• Helps seeds germinate in the soil
  • Boosts the soil’s magnesium levels
  • Can harm plants and the soil if you add it to the soil that already has magnesium

7. Apply Chemical Leaf Spray

gardener using mist sprayer to treat a potato plantation from pests
Image Credit: Alie04, Shutterstock

Another way to add magnesium to soil is using a chemical leaf spray. It has several advantages over other methods. One of them is that it’s easy to apply. Spray on leaves or dilute and spray on the soil. You can also apply it at any time during the growing season. It doesn’t have to be done before planting or at specific times during growth like many other fertilizers.

A foliar spray (leaf spray) can be beneficial when added at the proper time during plant growth. They are most effective if applied when leaves are actively growing, such as shortly after emergence. You can also apply them during periods of rapid growth for many plants.

Mix 10 to 15 pounds leaf spray in 100 gallons of water. Then, spray this solution on the plants’ leaves early in the morning making sure to saturate them with the solution.

  • It doesn’t burn your plants’ leaves like other sprays
  • Adds magnesium to plants and soil faster than other methods
  • The magnesium boost doesn’t last long

8. Apply a Fertilizer That Has Magnesium (Sulfate of Potash Magnesia)

farmer putting fertilizer to tomato plants
Image Credit: encierro, Shutterstock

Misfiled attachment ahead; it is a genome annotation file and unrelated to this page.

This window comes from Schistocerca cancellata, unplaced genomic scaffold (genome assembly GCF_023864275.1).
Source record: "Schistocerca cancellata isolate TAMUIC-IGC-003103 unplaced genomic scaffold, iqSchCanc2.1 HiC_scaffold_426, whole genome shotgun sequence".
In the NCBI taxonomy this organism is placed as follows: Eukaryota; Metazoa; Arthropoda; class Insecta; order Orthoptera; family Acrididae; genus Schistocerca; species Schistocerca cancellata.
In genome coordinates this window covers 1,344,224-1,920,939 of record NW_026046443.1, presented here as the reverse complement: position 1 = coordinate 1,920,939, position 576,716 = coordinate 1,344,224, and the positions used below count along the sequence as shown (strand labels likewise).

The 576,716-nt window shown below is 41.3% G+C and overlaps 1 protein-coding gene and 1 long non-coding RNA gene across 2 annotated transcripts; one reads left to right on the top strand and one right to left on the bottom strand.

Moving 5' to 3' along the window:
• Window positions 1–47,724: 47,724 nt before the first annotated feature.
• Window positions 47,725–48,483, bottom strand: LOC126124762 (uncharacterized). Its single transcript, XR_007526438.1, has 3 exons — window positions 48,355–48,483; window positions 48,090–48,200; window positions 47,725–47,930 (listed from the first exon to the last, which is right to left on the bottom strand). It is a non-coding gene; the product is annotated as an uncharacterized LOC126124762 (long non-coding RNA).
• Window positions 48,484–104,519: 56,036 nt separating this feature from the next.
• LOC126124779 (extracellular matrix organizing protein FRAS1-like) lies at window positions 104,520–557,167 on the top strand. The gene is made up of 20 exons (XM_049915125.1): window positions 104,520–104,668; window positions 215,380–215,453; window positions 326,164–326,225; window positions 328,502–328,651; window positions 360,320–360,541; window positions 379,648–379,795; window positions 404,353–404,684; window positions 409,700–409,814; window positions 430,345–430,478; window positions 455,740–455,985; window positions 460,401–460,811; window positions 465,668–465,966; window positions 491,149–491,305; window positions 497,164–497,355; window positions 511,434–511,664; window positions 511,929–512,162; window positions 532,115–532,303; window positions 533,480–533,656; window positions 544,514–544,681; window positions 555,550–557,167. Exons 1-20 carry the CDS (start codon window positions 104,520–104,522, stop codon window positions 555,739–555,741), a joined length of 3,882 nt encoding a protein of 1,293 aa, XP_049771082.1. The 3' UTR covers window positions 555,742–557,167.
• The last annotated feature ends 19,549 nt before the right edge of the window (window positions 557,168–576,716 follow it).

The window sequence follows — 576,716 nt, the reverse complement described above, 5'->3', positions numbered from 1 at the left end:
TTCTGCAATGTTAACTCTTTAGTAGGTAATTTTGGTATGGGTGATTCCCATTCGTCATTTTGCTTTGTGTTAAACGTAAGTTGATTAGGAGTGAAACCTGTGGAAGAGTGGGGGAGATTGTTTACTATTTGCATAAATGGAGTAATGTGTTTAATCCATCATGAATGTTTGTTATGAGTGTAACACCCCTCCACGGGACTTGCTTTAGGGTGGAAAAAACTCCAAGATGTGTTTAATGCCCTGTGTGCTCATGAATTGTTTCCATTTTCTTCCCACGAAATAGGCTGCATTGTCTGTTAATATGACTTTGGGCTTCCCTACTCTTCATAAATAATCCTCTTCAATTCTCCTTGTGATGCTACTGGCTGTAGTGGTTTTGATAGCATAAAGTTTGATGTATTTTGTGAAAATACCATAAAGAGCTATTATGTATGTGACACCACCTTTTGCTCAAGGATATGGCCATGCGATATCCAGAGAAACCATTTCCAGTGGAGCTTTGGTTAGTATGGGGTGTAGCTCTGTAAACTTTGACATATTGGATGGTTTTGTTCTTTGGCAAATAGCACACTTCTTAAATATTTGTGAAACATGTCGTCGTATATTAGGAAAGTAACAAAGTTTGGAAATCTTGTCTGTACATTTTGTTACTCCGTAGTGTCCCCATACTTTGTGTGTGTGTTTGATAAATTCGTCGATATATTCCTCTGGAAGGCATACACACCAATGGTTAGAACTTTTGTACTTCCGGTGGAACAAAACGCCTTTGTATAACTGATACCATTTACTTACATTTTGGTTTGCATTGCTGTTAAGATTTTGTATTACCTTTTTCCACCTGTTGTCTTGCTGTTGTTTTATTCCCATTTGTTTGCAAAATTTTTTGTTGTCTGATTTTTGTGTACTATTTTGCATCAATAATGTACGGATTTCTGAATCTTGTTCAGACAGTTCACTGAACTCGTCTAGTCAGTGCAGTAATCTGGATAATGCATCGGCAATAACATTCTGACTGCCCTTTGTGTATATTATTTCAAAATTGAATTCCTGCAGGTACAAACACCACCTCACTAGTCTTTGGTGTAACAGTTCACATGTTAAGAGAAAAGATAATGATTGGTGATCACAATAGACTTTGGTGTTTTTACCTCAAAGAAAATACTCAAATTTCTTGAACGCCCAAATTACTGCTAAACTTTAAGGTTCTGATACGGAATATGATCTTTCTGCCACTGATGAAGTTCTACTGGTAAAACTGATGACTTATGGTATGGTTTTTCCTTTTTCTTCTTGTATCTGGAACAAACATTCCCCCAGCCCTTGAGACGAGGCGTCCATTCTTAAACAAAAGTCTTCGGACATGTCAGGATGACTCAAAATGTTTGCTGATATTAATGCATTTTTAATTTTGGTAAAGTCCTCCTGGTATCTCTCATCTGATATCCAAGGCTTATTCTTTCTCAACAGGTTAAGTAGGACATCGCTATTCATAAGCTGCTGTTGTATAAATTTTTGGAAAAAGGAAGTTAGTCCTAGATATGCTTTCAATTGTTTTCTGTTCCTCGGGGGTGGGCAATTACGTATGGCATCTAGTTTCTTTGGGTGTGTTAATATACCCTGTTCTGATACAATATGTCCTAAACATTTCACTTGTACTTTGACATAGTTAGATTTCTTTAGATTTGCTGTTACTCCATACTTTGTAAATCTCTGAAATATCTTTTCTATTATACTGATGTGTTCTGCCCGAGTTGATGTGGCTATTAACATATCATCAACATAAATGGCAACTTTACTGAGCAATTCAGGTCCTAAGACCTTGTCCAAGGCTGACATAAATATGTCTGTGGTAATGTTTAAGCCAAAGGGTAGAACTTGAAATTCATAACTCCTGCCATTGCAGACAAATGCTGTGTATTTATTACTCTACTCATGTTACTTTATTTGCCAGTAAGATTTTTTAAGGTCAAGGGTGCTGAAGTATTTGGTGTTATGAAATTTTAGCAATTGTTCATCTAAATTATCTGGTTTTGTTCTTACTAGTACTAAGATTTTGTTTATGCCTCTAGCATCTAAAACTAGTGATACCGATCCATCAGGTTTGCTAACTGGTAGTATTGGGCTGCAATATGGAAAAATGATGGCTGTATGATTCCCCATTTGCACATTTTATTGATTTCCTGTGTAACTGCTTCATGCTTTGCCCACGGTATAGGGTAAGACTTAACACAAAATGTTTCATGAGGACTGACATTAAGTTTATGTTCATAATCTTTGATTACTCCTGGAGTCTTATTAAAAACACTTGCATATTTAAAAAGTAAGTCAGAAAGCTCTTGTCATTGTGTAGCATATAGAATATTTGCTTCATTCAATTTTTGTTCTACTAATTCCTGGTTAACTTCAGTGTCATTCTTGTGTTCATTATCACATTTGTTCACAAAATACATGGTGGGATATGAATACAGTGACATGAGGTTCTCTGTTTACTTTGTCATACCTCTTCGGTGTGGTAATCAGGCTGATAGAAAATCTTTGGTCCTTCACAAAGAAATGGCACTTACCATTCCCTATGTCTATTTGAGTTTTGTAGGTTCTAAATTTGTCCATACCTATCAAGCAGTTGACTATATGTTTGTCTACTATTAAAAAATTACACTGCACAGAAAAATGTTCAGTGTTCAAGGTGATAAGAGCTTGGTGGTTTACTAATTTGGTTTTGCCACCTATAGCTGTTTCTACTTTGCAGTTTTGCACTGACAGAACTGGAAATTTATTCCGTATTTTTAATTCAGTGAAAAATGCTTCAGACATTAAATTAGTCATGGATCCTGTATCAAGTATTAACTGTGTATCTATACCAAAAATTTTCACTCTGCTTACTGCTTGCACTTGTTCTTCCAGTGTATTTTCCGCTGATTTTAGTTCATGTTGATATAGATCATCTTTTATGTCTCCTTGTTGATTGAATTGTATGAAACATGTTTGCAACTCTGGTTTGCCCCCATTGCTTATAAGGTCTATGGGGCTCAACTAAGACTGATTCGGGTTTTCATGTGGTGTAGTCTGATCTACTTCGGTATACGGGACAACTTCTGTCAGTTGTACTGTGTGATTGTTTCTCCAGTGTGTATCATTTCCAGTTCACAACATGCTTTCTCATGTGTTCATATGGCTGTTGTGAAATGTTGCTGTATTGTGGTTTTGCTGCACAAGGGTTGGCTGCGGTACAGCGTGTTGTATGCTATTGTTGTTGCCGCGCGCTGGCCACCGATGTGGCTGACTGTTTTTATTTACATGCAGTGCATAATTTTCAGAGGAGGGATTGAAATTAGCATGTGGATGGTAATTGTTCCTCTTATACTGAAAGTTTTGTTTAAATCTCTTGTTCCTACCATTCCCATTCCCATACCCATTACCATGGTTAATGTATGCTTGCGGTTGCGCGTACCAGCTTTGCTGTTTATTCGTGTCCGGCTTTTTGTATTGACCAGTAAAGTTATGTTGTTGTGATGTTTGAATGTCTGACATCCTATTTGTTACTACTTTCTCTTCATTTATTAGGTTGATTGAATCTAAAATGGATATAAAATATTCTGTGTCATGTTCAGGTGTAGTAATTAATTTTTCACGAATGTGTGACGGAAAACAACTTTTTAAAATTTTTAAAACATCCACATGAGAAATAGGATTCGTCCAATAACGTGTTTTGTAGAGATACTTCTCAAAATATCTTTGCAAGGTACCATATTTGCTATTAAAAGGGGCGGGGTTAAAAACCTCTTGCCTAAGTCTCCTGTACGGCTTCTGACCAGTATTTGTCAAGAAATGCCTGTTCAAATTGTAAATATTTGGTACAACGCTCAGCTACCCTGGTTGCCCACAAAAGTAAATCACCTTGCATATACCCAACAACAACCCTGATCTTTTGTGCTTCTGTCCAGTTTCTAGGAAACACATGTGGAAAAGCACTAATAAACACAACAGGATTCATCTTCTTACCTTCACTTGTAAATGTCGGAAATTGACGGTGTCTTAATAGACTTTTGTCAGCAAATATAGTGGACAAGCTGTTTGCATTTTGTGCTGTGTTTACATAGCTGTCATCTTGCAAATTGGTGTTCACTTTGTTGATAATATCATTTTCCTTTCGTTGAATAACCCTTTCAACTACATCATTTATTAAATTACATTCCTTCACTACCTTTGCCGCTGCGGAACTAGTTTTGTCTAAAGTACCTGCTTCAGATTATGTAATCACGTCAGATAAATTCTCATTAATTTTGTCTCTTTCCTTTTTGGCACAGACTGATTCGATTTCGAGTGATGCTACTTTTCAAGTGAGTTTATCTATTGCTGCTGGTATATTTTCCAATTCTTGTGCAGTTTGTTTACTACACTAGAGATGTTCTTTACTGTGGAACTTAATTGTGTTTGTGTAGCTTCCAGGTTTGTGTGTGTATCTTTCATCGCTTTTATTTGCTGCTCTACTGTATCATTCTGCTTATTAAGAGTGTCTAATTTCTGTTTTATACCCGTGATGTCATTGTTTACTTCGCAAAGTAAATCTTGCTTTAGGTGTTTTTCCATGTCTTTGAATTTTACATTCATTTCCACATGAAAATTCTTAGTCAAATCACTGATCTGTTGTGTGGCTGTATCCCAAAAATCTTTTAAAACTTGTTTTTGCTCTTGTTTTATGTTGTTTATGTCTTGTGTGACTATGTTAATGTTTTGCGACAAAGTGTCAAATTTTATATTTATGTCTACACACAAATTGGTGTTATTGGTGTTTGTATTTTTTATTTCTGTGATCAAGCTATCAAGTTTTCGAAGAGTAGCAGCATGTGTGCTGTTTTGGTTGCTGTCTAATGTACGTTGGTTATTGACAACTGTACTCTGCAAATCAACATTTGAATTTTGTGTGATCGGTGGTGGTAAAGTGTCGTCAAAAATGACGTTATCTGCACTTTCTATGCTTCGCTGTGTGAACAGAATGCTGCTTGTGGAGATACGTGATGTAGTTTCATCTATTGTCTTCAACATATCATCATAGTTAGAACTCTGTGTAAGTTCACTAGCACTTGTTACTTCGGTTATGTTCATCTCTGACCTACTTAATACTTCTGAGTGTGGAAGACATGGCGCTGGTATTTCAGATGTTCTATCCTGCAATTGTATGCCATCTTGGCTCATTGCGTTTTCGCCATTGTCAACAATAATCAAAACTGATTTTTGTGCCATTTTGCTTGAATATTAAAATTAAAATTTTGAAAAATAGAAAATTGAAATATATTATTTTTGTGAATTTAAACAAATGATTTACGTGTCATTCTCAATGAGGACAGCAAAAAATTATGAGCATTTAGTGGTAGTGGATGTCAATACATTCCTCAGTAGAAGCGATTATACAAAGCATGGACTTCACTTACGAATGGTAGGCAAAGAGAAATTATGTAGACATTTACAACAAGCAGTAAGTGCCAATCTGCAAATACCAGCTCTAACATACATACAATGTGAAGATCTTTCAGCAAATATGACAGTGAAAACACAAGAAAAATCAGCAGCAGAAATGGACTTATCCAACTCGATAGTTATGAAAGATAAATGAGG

An easy way to supplement your soil with magnesium is using a fertilizer that contains this nutrient. The sulfate of Potash Magnesia is also called K-Mag or Sul-Po-Mag. It contains 10.8% magnesium, 21.5% potassium, and 22% sulfur.

It’s crucial to remember that magnesium is a trace element. So, don’t over-apply it. The recommended amount of magnesium per acre is 25 to 30 pounds per year. You can accomplish this by using a fertilizer with magnesium sulfate (MgSO4).

Spread or broadcast this fertilizer to the soil. Then, water the soil well after application. But, only use it if your soil analysis shows your soil is magnesium-deficient. If your soil is not magnesium-deficient, this fertilizer can cause problems. It’ll draw moisture from the plants and make them wilt.

  • Improves crop yield
  • Helps increase the soil pH
  • Absorbed into the soil easily
  • Breaks down in the soil completely
  • Putting too much can damage the soil and plants in it
  • Toxic and can cause harm to humans

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Importance of Magnesium in the Soil